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Publication# Broadcasting and Multicasting Nested Message Sets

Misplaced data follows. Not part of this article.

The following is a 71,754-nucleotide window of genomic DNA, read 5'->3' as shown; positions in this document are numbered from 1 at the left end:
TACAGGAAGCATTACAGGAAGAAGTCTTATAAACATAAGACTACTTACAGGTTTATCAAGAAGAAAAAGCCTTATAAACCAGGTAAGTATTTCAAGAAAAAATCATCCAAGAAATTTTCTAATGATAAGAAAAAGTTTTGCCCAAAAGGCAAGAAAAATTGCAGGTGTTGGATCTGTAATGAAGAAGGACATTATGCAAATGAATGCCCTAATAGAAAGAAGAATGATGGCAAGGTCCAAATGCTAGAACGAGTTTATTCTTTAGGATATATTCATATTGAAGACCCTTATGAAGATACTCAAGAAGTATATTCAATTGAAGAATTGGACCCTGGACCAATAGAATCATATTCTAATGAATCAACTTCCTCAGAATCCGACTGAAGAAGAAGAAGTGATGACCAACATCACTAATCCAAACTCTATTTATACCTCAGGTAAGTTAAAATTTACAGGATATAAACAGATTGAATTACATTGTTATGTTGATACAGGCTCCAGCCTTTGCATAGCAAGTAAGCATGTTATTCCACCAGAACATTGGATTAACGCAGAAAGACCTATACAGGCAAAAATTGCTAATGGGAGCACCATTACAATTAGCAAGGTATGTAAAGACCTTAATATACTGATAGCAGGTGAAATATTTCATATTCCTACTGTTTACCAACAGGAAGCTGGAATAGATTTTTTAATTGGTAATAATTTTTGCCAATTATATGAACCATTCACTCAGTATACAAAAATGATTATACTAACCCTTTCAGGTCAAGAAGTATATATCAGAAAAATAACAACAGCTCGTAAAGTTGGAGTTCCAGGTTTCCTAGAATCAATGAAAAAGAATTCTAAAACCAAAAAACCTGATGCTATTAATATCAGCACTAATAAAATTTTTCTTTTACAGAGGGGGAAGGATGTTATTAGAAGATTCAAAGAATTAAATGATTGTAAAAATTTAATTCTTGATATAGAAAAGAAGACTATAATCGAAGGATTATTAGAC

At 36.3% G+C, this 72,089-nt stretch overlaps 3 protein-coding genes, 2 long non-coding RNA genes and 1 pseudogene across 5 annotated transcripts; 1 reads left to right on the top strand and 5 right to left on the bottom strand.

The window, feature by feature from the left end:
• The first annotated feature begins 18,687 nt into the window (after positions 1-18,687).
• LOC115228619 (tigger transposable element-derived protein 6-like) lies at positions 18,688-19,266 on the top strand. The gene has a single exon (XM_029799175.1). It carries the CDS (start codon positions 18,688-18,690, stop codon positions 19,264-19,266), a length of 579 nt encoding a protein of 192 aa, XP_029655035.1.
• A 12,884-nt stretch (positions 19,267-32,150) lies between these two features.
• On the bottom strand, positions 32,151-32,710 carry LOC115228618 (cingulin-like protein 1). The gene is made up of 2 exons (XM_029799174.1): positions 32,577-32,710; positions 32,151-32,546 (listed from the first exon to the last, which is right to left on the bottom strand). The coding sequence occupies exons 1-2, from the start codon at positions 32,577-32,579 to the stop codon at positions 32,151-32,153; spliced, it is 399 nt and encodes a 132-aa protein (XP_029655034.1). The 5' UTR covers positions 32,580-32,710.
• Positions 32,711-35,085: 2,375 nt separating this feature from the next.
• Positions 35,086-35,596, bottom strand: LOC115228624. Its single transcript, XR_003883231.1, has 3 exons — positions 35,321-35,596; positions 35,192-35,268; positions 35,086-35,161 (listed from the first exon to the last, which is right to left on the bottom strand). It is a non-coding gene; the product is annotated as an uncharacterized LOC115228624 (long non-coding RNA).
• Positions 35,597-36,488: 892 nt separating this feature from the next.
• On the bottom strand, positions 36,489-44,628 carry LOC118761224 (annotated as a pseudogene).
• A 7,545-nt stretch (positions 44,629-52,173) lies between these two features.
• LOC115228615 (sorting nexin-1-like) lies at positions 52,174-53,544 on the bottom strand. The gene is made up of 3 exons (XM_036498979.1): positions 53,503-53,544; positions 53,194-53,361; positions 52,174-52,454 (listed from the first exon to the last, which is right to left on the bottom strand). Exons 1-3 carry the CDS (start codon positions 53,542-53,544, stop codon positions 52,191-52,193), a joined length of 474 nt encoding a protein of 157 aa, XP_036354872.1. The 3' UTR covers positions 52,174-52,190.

Résumé